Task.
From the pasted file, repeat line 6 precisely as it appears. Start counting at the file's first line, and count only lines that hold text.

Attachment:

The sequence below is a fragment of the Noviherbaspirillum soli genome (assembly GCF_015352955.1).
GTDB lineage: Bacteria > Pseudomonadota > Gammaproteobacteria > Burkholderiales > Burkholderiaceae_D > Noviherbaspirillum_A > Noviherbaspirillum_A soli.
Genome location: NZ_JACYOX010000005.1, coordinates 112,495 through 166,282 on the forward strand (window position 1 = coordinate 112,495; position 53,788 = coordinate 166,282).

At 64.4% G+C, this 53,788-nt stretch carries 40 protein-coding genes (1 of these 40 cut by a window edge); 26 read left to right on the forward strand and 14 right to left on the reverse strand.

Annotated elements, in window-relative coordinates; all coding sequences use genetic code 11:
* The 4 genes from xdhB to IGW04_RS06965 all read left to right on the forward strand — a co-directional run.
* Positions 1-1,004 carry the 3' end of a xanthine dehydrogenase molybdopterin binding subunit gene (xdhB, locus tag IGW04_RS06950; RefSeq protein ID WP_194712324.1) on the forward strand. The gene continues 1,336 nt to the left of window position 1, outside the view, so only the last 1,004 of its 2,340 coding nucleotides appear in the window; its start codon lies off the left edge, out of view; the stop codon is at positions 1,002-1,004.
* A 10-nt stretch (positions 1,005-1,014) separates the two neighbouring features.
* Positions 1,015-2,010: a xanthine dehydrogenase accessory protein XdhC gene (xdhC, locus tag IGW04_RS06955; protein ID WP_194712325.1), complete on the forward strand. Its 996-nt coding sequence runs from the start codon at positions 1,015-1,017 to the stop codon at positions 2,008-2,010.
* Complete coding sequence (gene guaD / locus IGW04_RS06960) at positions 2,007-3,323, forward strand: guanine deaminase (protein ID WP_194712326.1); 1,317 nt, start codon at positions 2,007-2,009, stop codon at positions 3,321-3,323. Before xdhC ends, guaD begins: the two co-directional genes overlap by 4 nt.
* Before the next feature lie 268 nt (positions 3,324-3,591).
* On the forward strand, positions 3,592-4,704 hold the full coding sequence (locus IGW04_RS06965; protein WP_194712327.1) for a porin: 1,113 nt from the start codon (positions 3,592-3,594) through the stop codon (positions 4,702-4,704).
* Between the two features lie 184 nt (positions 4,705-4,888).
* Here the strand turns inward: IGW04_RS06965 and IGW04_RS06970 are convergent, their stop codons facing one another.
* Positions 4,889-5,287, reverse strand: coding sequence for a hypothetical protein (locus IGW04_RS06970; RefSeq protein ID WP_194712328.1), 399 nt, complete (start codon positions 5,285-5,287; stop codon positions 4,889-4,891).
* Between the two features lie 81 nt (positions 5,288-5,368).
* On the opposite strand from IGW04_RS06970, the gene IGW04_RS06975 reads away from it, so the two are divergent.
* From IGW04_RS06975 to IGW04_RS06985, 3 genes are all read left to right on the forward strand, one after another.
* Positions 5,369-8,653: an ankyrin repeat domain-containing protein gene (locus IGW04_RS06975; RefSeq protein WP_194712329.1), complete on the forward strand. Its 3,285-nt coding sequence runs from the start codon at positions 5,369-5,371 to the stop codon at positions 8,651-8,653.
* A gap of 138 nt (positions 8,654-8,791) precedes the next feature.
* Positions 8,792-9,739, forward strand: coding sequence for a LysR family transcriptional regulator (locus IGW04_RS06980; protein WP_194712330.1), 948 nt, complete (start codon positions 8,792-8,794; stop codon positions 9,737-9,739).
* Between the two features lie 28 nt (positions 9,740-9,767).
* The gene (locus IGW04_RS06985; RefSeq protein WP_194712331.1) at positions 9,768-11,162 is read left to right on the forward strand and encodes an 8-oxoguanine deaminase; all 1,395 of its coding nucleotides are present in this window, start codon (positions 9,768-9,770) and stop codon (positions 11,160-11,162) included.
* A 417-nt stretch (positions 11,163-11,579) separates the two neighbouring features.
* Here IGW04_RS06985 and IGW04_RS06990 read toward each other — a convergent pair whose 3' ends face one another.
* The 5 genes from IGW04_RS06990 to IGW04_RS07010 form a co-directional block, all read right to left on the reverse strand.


* The 4 genes from xdhB to IGW04_RS06965 all read left to right on the forward strand — a co-directional run.